Radikolo: In some of our interventions we are collaborating with the ministries, but I still feel more needs to be done from their corner. I challenge them to come forward and claim their rightful position and role in the fight against this monster. It’s a wellbeing and welfare issue. Mohiri (the employer) should be concerned.
The Monitor: BOSETU presented a radical alternative to a range of taxes and levies that the government introduced, do you feel you have failed to convince the government to take a different approach?
Radikolo: Not really comrade. The government was not prepared to move even an itch. They are in a non-compromising mode. Our belief and expectation are that issues that border on the welfare and livelihood of our members should be matters of engagement but as for this one, nothing even to hint. In hindsight maybe we did not lobby aggressively enough.
The Monitor: Last year BOSETU set up its brokerage firm, we understand in its first year, it netted P16 million, how did you achieve that?
Radikolo: That is correct, as a way of broadening our social and economic services basket and to diversify the revenue streams we registered a brokerage firm. Hahaha, I am not sure about the P16 million, I think it is exaggerated but we are a crawling firm, which has a bright future. Our ambitious five-year strategy talks about improved member beneficiation packages it is not by chance.
Cde it was by design. It will be remiss if I don’t appreciate the contribution of our BOSETU Funeral Scheme board and Botswana Insurance Company board, they are made up of men and women who are focused.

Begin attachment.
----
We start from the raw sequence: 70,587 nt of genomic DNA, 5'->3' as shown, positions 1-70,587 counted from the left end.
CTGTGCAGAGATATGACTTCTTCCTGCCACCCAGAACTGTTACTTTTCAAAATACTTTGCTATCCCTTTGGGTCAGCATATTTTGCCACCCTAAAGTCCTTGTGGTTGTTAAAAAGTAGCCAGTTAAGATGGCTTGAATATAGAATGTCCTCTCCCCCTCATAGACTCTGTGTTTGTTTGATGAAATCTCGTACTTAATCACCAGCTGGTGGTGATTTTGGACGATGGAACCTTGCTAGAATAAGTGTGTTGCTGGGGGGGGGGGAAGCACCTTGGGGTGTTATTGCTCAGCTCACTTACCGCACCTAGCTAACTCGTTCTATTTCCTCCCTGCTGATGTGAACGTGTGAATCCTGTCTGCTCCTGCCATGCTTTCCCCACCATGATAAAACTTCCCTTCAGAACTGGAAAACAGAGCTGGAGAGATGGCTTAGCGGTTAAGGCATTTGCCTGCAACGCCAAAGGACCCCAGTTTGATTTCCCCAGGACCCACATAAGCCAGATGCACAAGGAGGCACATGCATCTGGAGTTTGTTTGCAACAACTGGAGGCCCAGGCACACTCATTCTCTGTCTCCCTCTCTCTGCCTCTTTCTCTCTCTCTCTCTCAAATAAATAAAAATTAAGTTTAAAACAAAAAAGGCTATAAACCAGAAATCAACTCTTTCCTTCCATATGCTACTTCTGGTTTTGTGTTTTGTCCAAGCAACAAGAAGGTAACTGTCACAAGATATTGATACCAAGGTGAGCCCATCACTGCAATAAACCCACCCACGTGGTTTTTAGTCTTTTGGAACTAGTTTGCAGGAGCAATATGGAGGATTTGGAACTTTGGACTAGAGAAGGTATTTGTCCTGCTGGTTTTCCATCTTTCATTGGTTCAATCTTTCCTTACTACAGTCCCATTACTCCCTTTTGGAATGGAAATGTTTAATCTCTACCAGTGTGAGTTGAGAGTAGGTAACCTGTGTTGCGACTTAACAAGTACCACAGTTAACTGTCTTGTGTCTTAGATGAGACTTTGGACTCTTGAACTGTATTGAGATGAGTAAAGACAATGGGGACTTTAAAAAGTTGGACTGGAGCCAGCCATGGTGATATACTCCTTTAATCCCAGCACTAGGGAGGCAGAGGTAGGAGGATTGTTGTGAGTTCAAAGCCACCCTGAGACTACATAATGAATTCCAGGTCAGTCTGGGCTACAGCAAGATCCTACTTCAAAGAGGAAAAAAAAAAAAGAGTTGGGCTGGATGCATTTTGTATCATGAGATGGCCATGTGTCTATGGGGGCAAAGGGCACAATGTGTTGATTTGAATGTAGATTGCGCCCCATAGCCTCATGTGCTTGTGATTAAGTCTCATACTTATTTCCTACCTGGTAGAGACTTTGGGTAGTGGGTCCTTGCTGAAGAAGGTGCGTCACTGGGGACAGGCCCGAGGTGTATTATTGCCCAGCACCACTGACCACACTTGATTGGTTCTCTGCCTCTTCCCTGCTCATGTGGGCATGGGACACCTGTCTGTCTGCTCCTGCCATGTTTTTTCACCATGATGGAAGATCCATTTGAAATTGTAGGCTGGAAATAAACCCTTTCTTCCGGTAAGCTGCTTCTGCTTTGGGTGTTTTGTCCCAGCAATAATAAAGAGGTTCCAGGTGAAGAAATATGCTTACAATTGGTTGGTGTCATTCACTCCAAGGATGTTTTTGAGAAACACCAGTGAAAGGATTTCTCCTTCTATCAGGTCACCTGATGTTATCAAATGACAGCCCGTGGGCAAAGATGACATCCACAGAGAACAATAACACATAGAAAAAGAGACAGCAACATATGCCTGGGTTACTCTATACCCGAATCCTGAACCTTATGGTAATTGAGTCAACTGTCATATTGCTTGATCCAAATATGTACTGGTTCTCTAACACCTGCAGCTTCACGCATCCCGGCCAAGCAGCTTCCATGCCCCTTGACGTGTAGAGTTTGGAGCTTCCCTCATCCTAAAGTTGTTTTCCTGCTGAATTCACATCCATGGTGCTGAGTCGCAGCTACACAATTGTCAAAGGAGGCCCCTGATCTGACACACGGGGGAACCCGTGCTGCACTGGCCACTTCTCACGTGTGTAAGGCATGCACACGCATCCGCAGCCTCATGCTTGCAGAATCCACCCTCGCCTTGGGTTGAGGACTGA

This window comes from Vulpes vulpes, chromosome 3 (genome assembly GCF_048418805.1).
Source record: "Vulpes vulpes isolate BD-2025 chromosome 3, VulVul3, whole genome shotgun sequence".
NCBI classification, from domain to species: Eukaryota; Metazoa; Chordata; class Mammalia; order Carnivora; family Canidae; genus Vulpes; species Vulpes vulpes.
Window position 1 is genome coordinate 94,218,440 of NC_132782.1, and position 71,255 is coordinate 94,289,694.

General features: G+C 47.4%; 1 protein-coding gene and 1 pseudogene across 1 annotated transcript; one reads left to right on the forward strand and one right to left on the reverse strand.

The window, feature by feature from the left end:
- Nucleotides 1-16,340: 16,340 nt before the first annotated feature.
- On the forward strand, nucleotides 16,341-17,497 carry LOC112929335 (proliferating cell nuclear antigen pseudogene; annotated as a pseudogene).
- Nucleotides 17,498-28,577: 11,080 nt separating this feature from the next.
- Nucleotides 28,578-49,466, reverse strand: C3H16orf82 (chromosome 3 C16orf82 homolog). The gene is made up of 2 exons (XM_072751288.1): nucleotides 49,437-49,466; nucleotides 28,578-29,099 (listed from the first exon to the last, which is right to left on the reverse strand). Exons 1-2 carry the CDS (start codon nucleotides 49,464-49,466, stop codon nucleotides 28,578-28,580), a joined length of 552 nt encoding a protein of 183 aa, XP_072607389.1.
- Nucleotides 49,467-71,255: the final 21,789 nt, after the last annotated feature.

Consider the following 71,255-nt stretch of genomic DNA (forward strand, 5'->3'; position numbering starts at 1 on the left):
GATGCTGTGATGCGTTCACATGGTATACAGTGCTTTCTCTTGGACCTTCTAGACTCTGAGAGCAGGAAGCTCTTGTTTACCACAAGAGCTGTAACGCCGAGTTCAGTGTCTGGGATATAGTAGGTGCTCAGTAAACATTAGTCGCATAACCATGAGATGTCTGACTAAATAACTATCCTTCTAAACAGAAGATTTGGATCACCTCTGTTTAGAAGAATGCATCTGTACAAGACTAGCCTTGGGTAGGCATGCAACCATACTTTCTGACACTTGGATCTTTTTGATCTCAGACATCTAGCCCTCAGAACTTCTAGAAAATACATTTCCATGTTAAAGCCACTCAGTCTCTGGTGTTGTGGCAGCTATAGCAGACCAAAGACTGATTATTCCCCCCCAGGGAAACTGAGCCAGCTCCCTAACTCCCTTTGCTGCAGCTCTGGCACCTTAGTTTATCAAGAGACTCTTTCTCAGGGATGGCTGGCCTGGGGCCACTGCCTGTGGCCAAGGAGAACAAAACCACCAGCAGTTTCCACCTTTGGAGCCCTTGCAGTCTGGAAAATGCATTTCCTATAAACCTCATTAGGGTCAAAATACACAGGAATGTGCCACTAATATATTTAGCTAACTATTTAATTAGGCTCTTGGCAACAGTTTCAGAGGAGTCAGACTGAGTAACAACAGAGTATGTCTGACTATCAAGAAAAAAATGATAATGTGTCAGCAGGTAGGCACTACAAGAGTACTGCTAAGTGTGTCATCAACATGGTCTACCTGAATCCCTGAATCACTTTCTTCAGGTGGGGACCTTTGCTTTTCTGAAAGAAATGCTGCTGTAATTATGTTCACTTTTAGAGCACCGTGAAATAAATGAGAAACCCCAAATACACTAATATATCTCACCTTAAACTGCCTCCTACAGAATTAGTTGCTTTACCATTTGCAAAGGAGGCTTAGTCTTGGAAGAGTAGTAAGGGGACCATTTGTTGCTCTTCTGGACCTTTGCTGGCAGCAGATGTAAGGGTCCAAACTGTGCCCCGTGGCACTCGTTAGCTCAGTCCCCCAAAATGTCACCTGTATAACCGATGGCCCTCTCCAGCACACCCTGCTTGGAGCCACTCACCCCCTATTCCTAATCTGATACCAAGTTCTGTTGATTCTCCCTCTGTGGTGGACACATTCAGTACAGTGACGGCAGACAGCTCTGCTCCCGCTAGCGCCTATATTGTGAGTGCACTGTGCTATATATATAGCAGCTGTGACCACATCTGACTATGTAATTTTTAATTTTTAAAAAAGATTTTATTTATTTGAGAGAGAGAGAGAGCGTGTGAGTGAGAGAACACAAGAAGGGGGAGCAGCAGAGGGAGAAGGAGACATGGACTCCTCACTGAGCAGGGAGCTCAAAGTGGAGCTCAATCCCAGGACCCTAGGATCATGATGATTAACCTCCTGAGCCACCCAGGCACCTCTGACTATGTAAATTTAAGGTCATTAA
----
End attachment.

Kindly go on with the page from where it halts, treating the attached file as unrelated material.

The Monitor: The government has announced a 50% freeze of filling of vacancies, how is this going to affect the quality of teaching?
Radikolo: If the plan is implemented wholesale like it is the government trademark, it will be catastrophic. COVID-19 has exposed deficiencies in our establishment registers in schools. We need more teachers in schools. We don’t have a superfluous staff or redundant personnel in schools we are in serious shortages. Primary education is the hardest hit.
I hope the reverse will be in order at the Ministry of Basics Education and the same can be said with the Ministry of Labour and Skills Development.
Currently, teachers are seriously overstretched with loads of work per week and classes with students numbering in the range of 50s. This state of affairs does not only affect the quality of teaching and learning it also adversely affects the health of teachers. I plead with the President to put the intervention on hold.